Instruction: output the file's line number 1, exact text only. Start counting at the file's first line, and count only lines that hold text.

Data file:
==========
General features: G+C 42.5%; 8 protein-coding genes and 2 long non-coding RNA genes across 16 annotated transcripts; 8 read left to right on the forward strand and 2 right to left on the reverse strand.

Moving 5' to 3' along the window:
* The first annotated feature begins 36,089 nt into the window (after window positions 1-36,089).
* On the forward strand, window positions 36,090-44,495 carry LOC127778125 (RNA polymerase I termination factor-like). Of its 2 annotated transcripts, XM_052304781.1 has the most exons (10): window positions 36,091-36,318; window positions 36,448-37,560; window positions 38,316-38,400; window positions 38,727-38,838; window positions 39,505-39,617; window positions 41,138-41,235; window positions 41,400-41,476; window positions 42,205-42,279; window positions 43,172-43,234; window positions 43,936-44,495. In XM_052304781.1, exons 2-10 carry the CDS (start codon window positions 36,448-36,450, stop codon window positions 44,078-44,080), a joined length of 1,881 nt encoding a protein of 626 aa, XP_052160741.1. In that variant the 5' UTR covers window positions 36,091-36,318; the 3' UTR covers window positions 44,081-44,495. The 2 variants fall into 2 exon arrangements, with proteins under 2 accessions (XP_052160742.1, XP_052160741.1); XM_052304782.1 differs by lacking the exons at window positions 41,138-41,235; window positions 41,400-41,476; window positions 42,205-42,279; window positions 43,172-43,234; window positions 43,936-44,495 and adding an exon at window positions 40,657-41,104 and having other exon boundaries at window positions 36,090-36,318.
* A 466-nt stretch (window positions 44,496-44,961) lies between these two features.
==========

General features: G+C 42.5%; 8 protein-coding genes and 2 long non-coding RNA genes across 16 annotated transcripts; 8 read left to right on the forward strand and 2 right to left on the reverse strand.